Apparently when it finally came to light that this small group of hunter-hating activists weren’t the “majority” of the public they claimed to be for the last 5 years, their testimony escalated to pure fiction; including (but not limited to) the assertion that professionals at the NH F&G Department supported their HB442 legislation (false), that trapping of coyotes takes place year round (false), and that “their science” showed hunting of coyotes in any respect creates more problem coyotes (debatable). Enter: “responsive reproduction”.

I've been aware of the “responsive breeding” concept for many years, and saw the undertones of its direct correlation with a nationally fueled desire by certain groups to "overthrow" the governance and management of natural resources and, more importantly, the setting and regulation of hunting policies. Those early undertones were self explanatory: If predators (such as coyotes) "regulate" their own numbers, there's no need to hunt them. If there's no need to hunt them one could suggest state agencies (and their governing boards) only favor the "hook and bullet crowd" by allowing management seasons; thus calling for a removal of hunting policy from the equation. Its what fueled New Hampshire’s now infamous bobcat debates of 2016, as well as the catalyst for last year’s NH Senate Bill 48 fiasco, which has now bubbled up into the battle-royal that was HB442. I digress.



Excessive Cake Eating Leads to Indigestion

Speaking for ourselves here, established professionals should be making the call on coyote management, not a “coalition” of private citizens with a few letters after their names. I think its safe to say that the local “anti’s” have an itchy trigger finger, and a knack for (in this case) throwing the coyote pup out with the bath water.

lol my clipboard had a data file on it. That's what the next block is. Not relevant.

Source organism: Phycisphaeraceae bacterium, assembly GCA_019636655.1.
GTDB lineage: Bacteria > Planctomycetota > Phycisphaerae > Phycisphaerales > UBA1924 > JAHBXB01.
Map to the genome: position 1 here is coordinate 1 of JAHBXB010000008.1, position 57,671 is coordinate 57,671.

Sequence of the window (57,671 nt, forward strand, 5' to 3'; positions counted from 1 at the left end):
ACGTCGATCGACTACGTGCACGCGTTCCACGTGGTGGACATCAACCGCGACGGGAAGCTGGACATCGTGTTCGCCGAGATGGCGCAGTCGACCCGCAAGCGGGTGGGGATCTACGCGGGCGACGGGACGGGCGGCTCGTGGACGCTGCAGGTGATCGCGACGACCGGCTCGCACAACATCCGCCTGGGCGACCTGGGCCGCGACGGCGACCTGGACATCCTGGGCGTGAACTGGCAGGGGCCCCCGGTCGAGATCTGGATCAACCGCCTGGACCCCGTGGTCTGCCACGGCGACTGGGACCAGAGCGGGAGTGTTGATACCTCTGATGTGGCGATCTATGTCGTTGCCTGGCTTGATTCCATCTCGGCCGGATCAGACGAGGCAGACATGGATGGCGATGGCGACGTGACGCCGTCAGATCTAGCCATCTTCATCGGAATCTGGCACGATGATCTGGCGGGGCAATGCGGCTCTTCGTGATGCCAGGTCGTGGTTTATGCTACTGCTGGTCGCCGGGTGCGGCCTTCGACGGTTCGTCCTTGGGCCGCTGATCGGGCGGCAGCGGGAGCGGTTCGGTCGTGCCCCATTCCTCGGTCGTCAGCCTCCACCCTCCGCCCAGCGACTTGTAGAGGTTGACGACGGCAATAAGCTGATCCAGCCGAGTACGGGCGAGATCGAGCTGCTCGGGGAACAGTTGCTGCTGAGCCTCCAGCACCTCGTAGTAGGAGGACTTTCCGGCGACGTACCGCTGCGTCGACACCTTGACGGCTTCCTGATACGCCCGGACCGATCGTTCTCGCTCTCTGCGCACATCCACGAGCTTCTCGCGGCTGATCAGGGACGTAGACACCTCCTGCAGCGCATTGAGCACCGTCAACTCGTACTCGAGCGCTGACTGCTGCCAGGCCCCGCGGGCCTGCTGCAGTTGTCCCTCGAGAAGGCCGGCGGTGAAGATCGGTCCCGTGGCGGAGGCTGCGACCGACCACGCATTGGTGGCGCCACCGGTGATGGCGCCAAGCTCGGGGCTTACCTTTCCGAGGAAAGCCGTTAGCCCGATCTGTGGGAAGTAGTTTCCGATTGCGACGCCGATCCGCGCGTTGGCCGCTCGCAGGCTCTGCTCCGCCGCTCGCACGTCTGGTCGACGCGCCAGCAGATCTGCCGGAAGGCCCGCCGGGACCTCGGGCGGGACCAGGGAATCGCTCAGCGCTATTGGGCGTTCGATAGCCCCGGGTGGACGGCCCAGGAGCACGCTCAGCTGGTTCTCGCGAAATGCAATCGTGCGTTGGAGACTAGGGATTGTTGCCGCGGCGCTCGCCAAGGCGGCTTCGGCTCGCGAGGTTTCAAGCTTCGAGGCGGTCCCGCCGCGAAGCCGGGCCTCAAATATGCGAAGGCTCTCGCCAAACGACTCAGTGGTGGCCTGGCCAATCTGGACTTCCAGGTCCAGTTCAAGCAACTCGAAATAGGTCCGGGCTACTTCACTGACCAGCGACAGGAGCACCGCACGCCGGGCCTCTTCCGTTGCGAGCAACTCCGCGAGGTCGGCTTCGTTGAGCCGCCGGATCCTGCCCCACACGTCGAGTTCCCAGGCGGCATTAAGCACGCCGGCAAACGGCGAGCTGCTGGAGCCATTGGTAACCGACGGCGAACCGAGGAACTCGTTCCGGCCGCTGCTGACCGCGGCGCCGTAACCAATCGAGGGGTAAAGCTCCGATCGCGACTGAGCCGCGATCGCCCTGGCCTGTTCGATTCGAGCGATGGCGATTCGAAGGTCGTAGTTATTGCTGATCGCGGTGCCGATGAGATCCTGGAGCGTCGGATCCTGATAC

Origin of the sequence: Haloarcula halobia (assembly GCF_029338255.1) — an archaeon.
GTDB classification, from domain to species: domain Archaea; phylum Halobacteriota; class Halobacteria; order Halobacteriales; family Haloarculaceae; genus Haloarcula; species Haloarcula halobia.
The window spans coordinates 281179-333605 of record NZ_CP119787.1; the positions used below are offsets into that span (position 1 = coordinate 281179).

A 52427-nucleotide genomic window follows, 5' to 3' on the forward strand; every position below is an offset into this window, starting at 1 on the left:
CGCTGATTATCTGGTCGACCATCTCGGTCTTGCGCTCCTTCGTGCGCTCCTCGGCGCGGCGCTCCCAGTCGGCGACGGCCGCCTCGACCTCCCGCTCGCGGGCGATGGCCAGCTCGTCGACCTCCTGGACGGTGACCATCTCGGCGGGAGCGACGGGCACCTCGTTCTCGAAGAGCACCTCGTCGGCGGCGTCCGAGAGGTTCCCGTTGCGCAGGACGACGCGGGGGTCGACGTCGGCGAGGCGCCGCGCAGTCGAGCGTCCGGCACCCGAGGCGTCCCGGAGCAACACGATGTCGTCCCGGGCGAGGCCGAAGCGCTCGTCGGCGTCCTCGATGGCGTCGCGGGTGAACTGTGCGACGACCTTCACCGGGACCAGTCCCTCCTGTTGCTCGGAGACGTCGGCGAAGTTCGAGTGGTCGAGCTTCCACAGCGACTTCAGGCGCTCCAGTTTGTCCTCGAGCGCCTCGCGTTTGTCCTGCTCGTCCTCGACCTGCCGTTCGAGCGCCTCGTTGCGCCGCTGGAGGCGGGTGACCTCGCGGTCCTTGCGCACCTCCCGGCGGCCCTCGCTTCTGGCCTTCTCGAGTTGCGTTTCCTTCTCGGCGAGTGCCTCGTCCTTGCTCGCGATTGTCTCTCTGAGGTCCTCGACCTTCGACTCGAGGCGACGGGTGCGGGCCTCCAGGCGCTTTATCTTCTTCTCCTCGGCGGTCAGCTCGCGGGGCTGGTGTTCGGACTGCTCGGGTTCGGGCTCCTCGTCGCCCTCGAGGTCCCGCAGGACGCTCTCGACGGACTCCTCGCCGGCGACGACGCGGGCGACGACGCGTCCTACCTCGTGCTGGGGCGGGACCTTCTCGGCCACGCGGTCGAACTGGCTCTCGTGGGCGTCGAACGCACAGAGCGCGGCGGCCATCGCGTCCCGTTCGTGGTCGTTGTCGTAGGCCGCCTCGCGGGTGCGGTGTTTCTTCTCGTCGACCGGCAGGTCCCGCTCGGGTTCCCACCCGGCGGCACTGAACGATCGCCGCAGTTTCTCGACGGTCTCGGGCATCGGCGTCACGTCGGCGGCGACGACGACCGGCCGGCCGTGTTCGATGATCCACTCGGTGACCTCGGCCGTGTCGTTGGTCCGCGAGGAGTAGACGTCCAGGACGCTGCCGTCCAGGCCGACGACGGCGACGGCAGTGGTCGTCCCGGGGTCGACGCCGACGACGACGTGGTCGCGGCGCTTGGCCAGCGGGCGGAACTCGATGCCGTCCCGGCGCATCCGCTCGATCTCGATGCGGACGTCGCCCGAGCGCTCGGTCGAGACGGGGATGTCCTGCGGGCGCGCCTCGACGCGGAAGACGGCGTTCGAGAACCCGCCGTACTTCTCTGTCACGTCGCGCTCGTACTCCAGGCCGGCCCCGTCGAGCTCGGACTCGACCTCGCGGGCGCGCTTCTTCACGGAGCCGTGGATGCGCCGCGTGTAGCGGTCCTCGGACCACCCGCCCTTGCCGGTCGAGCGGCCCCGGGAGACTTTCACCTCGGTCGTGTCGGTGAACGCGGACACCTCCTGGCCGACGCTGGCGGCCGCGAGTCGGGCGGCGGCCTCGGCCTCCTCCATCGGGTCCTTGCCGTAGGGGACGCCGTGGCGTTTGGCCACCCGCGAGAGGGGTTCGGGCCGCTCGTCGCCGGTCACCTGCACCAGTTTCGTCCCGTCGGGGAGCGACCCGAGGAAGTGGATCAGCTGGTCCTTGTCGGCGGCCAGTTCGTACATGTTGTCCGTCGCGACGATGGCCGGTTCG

In short, the message being cast by New Hampshire’s hunting critics is clear. First the NH Fish and Game Commission were the “bad guys”. When the Department biologists jumped on board with opposing this and other assertions made by these groups (and their partners in conservation crime), the New Hampshire Fish and Game Department was now “bad”. To teach the state’s hunters and the “good ol’ boys” at NH Fish & Game a lesson, these activists took their grievances to the state legislature. When the state legislature turned up rejecting their assertions, the state’s legislative committee was “bad”. After the majority of the state House of Representatives voted to kill this nonsense, the state’s bipartisan legislature is now “bad”. Is anyone seeing a pattern here? I think its high time for a little inner self-reflection.

I find it interesting that despite HB442 supposedly being about a "reprieve" for coyote pups, much of the testimony and editorial comments from the bill's supporters circled around NH Fish and Game’s policy-making on hunting seasons, and the assertion of a supposed lack of agency staff  "listening" to a group claiming to speak for all NH citizens (in reality, being a small minority of people who take umbrage with a regulated hunting culture).

And mind you, we’ve now (thanks to this bill’s supporters) trailed way off the path of talking about coyote pup rearing - the whole supposed point behind HB442.